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THE FRENCH SUBMARINE BOATS
by R.A. Gregory
The Liesure Hour (1898/9)
I apologise for the quality of the illustrations. The book was in a very bad condition and this was the best I could do.
The recent performance of the submarine boat the Gustave Zédé at Toulon, in the presence of M.Lockroy, have given more satisfaction to our French neighbours than to our own naval engineers. The value of this type of boat has probably been over-estimated; nevertheless, the possibilities of submarine fighting have been indicated and the results of the manoeuvres will have to be taken into account. Nothing is known of the details of construction of the Gustave Zédé since these are kept a close secret, but a few particulars referring to it and an earlier submarine boat, the Gymnote are given in the French scientific periodical "La Nature," from which the accompanying illustrations have been reproduced. The Gymnote, which was put on its trial ten years ago, was practically a Whitehead torpedo nearly sixty feet long and about six feet across at its widest point. The boat could be made to sink or rise in the water at will, and when submerged could be made to travel at a constant depth below the surface. It was only built to determine the practicability of submarine navigation, and the results obtained with it were so satisfactory that in 1890 a larger boat of the same type was planned and eventually named after the engineer, Gustave Zédé, who designed the original vessel.
The Zédé is 130 feet in length, and nearly 10 feet in diameter at its widest part. Its maximum velocity is fouteen knots when navigated at the surface and eight or nine when submerged. By means of an arrangement of mirrors and lenses similar to a camera obscura the commander can make observations when the boat itself is a couple of yards below the surface of the water. But this arrangement is not essential, for when the boat is being navigated on the surface the only part visible is the dome about eighteen inches in diameter and the same number of inches high. In warfare the tactics employed would be to take sight of the enemy through this short conning-tower, then sink the boat before guns could be directed to it, travel under water in a straight line for 400 yards or so, and then rise again to make observations. The enemy would thus be approached by a series of journeys under water until the distance for projecting a torpedo was attained.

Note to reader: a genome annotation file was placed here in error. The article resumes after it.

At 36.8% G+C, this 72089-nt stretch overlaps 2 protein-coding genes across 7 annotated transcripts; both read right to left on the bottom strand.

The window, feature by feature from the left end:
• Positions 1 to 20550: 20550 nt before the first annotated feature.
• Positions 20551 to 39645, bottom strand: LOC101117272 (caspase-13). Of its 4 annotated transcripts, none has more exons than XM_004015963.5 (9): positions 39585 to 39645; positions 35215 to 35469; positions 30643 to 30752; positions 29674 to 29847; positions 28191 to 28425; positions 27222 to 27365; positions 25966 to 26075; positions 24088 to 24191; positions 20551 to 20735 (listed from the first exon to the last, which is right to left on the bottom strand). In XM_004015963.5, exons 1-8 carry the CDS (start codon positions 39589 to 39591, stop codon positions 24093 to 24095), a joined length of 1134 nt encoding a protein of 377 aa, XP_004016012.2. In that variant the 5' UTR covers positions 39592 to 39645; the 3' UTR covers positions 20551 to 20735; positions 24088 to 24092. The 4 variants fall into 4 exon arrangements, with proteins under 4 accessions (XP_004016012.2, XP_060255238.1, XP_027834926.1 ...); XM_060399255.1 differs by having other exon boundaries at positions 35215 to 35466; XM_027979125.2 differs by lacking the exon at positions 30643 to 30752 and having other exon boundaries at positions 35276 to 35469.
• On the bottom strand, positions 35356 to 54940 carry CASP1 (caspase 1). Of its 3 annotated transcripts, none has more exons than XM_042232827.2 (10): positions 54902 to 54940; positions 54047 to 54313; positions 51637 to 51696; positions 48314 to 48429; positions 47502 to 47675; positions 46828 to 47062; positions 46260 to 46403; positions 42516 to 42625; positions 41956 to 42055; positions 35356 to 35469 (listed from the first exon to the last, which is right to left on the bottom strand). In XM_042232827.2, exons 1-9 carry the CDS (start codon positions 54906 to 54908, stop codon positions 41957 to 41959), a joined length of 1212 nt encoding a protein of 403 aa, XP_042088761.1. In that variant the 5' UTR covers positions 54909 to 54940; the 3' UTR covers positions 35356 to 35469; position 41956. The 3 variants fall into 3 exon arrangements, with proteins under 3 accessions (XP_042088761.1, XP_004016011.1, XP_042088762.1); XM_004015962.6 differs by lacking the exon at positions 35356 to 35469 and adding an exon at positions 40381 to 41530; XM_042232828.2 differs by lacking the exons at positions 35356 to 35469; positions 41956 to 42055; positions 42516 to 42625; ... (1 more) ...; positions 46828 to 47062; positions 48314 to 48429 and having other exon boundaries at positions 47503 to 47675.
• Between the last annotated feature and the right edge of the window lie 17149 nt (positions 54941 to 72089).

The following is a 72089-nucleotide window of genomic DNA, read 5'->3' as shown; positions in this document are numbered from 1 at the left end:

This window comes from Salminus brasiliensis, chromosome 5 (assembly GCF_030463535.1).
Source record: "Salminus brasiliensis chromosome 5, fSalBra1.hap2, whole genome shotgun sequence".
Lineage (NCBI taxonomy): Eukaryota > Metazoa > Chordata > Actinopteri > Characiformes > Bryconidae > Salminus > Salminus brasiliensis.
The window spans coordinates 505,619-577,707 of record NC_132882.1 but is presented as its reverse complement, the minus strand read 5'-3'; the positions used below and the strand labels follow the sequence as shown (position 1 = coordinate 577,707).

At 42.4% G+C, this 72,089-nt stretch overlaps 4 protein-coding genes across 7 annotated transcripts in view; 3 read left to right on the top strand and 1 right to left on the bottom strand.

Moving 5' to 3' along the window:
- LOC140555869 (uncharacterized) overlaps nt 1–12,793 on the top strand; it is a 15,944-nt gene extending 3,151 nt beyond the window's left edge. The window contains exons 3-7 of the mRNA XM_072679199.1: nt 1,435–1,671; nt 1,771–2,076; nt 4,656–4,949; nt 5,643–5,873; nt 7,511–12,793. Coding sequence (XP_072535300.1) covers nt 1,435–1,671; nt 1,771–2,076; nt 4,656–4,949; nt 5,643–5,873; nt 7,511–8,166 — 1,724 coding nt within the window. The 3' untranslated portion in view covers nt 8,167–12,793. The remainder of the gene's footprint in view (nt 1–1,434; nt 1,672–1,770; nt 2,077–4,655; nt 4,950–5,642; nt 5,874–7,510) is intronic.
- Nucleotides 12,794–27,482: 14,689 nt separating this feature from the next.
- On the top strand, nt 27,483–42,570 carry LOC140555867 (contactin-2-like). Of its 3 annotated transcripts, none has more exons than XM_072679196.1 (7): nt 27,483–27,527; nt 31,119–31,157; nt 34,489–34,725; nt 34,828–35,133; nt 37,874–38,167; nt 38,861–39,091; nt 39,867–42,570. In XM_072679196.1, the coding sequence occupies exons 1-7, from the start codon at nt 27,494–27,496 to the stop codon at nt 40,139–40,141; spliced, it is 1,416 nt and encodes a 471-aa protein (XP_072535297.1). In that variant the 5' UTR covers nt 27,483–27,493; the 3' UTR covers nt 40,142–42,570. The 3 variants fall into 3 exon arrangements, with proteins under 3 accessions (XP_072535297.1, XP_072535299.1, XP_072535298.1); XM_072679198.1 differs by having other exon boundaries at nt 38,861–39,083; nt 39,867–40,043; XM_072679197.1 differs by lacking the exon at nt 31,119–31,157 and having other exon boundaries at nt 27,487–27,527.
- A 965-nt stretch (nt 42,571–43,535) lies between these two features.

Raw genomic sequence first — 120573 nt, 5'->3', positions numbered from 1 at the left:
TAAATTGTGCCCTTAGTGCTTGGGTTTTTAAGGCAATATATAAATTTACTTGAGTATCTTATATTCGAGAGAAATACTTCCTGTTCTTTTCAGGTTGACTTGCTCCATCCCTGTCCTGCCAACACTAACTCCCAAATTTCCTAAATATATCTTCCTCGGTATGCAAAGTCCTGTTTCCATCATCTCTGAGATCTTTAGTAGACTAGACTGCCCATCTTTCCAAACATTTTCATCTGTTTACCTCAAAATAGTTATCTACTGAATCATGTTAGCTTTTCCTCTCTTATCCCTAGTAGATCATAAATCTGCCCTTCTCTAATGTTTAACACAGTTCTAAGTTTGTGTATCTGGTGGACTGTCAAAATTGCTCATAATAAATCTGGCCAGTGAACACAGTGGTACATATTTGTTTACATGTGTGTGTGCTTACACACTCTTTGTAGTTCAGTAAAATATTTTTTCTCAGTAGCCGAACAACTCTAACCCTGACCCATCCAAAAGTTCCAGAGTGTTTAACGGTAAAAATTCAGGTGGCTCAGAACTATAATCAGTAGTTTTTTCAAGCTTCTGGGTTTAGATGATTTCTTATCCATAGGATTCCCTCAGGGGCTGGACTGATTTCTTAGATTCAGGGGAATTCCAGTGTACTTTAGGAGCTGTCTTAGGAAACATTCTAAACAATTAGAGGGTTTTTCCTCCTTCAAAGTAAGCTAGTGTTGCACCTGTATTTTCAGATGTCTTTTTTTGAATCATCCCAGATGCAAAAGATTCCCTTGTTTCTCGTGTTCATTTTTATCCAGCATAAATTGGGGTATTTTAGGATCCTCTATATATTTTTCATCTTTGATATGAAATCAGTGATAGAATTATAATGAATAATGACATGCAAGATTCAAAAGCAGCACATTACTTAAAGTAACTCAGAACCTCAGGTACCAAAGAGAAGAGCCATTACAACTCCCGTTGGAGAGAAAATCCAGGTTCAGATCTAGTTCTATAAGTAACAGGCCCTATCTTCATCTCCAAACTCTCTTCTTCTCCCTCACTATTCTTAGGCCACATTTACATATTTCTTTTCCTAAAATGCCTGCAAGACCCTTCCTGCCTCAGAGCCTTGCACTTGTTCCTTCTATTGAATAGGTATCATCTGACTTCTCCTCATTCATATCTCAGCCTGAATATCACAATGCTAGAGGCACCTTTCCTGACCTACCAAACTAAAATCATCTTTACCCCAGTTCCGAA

As the Gustave Zédé is propelled by electricity stored in secondary batteries, it has only a small range of action, and cannot move far out of its port. In submarine boats of the Narval type, eight of which have been provided for in the French budget for the current year, the vessel is propelled at the surface by steam and under water by electricity. It is said that the Narval, which will shortly be completed, will carry enough fuel to steam 252 miles in twenty-four hours at twelve knots, or 624 miles in seventy-eight hours at eight knots. While under water it will do twenty-five miles at eight knots, or seventy miles at five knots. When the Narval is ready, we shall probably hear much more about the efficiency of submarine boats as fighting machines.